Remove the part (if it has been displayed).

Say whether a MIME type can be displayed inline.

Say whether a MIME type should be displayed automatically.

Free all resources occupied by a part.

Offer to save the part in a file.

Offer to pipe the part to some process.

Prompt for a mailcap method to use to view the part.

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1.5 Display Customization

This is an alist where the key is a MIME type, the second element is a function to display the part inline (i.e., inside Emacs), and the third element is a form to be evaled to say whether the part can be displayed inline.

This variable specifies whether a part can be displayed inline, and, if so, how to do it. It does not say whether parts are actually displayed inline.

This, on the other hand, says what types are to be displayed inline, if they satisfy the conditions set by the variable above. It's a list of MIME media types.

This is a list of types that are to be displayed "automatically", but only if the above variable allows it. That is, only inlinable parts can be displayed automatically.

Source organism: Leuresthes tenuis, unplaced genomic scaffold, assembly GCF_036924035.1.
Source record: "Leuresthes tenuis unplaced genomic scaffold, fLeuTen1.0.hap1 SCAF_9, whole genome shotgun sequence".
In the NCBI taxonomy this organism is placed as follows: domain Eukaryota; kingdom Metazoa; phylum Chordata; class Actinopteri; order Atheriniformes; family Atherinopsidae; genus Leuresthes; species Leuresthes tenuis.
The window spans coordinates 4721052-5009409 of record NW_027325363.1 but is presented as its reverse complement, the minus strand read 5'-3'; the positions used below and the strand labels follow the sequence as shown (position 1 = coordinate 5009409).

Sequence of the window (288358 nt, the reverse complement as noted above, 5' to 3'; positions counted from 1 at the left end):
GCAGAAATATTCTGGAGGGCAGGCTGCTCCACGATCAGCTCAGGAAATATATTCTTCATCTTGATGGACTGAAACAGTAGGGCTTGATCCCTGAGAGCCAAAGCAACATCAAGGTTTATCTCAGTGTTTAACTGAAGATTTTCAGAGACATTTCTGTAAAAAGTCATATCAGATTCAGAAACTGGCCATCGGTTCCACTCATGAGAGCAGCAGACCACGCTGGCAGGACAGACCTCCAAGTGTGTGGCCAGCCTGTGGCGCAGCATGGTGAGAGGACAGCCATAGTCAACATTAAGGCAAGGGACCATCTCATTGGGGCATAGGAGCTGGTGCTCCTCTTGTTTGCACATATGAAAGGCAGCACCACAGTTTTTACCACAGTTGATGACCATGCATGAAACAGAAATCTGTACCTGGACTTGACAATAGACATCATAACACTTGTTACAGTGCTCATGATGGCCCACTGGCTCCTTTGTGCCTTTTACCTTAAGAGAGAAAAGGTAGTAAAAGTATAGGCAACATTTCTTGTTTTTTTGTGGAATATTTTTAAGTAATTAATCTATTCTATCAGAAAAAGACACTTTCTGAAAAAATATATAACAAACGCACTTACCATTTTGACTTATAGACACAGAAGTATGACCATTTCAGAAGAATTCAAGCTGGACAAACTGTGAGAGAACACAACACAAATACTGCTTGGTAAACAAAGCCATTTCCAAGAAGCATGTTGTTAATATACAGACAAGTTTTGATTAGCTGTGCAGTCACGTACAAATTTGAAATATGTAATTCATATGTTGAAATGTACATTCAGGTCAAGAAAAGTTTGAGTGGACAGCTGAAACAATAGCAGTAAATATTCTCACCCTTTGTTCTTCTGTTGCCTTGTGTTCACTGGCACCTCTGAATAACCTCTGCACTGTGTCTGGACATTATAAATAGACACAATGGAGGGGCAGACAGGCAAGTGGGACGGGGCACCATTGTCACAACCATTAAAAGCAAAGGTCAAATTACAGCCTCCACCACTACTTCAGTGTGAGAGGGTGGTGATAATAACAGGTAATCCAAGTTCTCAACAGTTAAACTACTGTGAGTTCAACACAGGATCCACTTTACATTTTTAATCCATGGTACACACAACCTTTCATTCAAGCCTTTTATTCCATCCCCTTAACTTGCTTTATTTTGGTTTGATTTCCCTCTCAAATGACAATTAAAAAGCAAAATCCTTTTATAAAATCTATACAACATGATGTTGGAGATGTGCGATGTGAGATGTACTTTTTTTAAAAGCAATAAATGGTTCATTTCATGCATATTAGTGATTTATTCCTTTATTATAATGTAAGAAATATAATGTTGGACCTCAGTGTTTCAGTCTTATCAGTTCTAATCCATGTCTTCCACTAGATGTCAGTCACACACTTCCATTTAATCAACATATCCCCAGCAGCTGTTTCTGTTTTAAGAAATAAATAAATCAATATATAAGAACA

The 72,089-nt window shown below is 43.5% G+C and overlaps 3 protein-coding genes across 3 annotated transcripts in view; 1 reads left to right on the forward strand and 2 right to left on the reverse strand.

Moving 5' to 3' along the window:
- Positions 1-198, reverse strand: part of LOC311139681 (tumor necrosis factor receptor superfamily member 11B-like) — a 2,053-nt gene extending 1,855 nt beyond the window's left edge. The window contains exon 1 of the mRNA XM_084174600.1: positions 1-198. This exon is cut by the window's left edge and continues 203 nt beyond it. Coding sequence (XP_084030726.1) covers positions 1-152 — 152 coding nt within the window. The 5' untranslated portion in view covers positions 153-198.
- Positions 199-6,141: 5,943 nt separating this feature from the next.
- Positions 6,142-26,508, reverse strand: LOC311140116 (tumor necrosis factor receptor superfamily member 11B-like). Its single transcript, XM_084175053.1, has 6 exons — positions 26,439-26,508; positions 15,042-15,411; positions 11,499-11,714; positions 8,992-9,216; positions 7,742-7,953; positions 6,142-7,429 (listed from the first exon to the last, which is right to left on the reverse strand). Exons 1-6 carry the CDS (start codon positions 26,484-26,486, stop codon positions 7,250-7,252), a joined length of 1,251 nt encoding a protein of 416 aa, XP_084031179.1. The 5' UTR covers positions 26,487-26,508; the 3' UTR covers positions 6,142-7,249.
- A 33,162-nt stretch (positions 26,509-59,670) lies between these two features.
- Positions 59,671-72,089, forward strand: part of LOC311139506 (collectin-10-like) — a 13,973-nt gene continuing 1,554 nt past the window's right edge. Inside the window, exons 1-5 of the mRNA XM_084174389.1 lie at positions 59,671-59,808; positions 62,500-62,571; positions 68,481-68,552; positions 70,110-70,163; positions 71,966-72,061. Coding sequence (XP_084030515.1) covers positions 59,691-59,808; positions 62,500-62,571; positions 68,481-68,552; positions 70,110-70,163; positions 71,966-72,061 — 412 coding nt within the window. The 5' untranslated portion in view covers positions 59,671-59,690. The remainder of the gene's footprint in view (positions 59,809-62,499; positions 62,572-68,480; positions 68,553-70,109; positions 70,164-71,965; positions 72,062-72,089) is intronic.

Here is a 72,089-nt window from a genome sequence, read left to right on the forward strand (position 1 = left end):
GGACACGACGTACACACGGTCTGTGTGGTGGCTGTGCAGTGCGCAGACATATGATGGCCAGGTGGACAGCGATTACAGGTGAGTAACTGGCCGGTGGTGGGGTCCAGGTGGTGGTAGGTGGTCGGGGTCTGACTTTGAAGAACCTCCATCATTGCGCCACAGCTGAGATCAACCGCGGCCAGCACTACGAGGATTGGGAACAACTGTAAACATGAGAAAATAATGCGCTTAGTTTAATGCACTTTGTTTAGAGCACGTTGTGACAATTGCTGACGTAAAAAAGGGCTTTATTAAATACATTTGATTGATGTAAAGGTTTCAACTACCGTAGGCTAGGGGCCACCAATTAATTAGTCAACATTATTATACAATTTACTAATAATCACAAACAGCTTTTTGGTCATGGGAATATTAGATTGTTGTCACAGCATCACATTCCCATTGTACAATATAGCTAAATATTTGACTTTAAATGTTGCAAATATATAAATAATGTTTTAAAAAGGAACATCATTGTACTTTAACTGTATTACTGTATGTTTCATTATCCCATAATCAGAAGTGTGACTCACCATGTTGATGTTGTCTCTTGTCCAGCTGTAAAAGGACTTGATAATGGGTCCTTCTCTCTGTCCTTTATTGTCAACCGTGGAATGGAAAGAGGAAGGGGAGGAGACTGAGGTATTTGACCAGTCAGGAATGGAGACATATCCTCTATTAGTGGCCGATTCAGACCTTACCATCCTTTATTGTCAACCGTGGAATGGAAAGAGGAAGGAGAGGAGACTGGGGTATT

This is a list of types that will be displayed automatically in an external viewer.

This is a list of media types for which the external viewer will not be killed when selecting a different article.

Some MIME agents create parts that have a content-disposition of `attachment'. This variable allows overriding that disposition and displaying the part inline. (Note that the disposition is only overridden if we are able to, and want to, display the part inline.)

List of MIME types that are discouraged when viewing `multipart/alternative'. Viewing agents are supposed to view the last possible part of a message, as that is supposed to be the richest. However, users may prefer other types instead, and this list says what types are most unwanted. If, for instance, `text/html' parts are very unwanted, and `text/richtext' parts are somewhat unwanted, you could say something like:

(setq mm-discouraged-alternatives
      '("text/html" "text/richtext")
      (remove "text/html" mm-automatic-display))

Adding "image/.*" might also be useful. Spammers use images as the prefered part of `multipart/alternative' messages, so you might not notice there are other parts. See also gnus-buttonized-mime-types, section `MIME Commands' in Gnus Manual. After adding "multipart/alternative" to gnus-buttonized-mime-types you can choose manually which alternative you'd like to view. For example, you can set those variables like: